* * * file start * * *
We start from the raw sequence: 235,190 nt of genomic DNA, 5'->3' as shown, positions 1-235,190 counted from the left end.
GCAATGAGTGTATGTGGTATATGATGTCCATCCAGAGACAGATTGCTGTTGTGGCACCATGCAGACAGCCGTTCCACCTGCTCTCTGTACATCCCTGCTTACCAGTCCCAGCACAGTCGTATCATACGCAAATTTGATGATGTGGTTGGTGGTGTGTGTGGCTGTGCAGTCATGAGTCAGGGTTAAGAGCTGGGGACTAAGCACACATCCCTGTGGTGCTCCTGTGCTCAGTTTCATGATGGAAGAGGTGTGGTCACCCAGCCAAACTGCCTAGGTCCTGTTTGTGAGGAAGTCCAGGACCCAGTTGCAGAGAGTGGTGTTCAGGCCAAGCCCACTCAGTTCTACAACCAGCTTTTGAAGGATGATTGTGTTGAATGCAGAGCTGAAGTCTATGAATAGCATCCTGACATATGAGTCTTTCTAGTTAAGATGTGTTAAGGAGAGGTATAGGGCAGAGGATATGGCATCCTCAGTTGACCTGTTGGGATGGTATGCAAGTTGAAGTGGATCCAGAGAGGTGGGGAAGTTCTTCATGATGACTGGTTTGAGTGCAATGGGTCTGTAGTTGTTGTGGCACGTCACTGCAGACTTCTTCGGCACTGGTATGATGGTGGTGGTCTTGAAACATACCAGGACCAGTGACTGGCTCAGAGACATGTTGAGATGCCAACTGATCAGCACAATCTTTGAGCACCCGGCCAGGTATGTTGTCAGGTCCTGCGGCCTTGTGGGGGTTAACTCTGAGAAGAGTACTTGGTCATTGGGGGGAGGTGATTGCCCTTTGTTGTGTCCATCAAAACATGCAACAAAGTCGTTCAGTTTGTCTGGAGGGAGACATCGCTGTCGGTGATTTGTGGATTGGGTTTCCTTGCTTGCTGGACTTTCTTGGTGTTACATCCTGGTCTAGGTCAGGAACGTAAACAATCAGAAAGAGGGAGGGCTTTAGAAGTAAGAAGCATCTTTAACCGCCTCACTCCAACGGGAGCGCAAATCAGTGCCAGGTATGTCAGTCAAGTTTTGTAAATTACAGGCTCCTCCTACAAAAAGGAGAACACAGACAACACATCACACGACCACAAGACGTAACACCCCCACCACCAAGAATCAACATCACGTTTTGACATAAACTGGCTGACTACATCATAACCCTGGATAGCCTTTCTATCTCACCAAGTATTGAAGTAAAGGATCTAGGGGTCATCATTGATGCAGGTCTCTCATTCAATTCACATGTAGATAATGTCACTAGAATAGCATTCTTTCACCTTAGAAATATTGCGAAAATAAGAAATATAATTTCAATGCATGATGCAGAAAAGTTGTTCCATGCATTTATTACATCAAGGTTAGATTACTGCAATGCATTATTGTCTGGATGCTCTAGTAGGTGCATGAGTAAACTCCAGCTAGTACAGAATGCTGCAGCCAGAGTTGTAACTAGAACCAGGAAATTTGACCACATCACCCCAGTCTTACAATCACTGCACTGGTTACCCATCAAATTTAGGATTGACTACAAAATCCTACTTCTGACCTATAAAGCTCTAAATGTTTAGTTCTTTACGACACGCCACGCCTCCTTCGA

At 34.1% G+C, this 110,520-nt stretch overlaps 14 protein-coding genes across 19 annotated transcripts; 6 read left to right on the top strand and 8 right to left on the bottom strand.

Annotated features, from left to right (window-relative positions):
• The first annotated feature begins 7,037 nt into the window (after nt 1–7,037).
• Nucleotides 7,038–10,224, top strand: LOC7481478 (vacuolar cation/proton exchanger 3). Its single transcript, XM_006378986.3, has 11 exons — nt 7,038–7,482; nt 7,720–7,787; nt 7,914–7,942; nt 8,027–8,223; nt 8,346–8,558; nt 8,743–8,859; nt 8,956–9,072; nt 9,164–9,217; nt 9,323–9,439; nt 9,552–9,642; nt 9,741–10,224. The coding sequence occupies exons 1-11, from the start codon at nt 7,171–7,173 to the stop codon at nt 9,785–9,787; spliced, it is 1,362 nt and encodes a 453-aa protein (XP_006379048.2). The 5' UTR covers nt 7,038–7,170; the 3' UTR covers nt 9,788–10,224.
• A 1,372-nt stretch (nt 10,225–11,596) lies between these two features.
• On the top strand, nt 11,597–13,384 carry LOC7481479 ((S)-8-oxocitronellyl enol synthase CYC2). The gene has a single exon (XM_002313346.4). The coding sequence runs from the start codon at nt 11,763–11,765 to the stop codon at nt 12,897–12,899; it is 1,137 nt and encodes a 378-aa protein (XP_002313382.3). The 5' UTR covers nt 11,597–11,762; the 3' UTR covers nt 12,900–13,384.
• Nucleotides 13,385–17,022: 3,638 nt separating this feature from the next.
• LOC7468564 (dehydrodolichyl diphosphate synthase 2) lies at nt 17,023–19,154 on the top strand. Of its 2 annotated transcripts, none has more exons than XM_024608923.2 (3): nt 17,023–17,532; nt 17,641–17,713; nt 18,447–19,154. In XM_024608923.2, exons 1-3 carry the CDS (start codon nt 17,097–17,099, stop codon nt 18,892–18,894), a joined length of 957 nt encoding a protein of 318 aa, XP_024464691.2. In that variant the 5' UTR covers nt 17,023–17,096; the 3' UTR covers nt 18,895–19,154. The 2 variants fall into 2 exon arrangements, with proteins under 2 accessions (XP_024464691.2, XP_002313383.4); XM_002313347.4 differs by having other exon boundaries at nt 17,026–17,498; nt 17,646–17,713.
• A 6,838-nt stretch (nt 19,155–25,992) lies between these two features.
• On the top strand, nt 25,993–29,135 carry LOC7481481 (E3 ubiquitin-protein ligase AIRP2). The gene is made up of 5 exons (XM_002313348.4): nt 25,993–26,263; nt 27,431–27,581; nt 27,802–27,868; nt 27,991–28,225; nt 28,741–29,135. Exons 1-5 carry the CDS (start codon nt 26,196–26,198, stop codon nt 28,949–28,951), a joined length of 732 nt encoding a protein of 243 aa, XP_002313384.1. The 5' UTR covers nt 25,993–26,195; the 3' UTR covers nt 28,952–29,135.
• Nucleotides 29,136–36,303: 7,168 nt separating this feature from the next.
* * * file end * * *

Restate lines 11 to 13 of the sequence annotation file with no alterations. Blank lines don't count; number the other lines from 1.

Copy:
• A 6,838-nt stretch (nt 19,155–25,992) lies between these two features.
• On the top strand, nt 25,993–29,135 carry LOC7481481 (E3 ubiquitin-protein ligase AIRP2). The gene is made up of 5 exons (XM_002313348.4): nt 25,993–26,263; nt 27,431–27,581; nt 27,802–27,868; nt 27,991–28,225; nt 28,741–29,135. Exons 1-5 carry the CDS (start codon nt 26,196–26,198, stop codon nt 28,949–28,951), a joined length of 732 nt encoding a protein of 243 aa, XP_002313384.1. The 5' UTR covers nt 25,993–26,195; the 3' UTR covers nt 28,952–29,135.
• Nucleotides 29,136–36,303: 7,168 nt separating this feature from the next.